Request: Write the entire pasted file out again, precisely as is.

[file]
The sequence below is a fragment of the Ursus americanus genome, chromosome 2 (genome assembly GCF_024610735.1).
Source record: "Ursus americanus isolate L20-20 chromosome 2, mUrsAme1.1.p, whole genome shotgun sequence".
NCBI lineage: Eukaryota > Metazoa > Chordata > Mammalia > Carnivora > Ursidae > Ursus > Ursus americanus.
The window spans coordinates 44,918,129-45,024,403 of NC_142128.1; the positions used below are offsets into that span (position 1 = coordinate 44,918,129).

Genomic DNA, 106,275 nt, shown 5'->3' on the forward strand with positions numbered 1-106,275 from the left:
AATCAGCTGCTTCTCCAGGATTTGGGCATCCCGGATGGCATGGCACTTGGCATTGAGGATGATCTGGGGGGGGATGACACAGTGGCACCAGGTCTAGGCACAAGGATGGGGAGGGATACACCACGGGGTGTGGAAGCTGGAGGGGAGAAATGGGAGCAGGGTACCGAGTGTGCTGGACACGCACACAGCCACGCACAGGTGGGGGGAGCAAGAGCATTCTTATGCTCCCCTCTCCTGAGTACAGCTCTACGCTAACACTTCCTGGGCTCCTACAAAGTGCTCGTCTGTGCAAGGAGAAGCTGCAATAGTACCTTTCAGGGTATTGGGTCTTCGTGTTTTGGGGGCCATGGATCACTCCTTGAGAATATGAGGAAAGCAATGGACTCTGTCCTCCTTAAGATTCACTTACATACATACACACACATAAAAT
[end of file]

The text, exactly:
The sequence below is a fragment of the Ursus americanus genome, chromosome 2 (genome assembly GCF_024610735.1).
Source record: "Ursus americanus isolate L20-20 chromosome 2, mUrsAme1.1.p, whole genome shotgun sequence".
NCBI lineage: Eukaryota > Metazoa > Chordata > Mammalia > Carnivora > Ursidae > Ursus > Ursus americanus.
The window spans coordinates 44,918,129-45,024,403 of NC_142128.1; the positions used below are offsets into that span (position 1 = coordinate 44,918,129).

Genomic DNA, 106,275 nt, shown 5'->3' on the forward strand with positions numbered 1-106,275 from the left:
AATCAGCTGCTTCTCCAGGATTTGGGCATCCCGGATGGCATGGCACTTGGCATTGAGGATGATCTGGGGGGGGATGACACAGTGGCACCAGGTCTAGGCACAAGGATGGGGAGGGATACACCACGGGGTGTGGAAGCTGGAGGGGAGAAATGGGAGCAGGGTACCGAGTGTGCTGGACACGCACACAGCCACGCACAGGTGGGGGGAGCAAGAGCATTCTTATGCTCCCCTCTCCTGAGTACAGCTCTACGCTAACACTTCCTGGGCTCCTACAAAGTGCTCGTCTGTGCAAGGAGAAGCTGCAATAGTACCTTTCAGGGTATTGGGTCTTCGTGTTTTGGGGGCCATGGATCACTCCTTGAGAATATGAGGAAAGCAATGGACTCTGTCCTCCTTAAGATTCACTTACATACATACACACACATAAAAT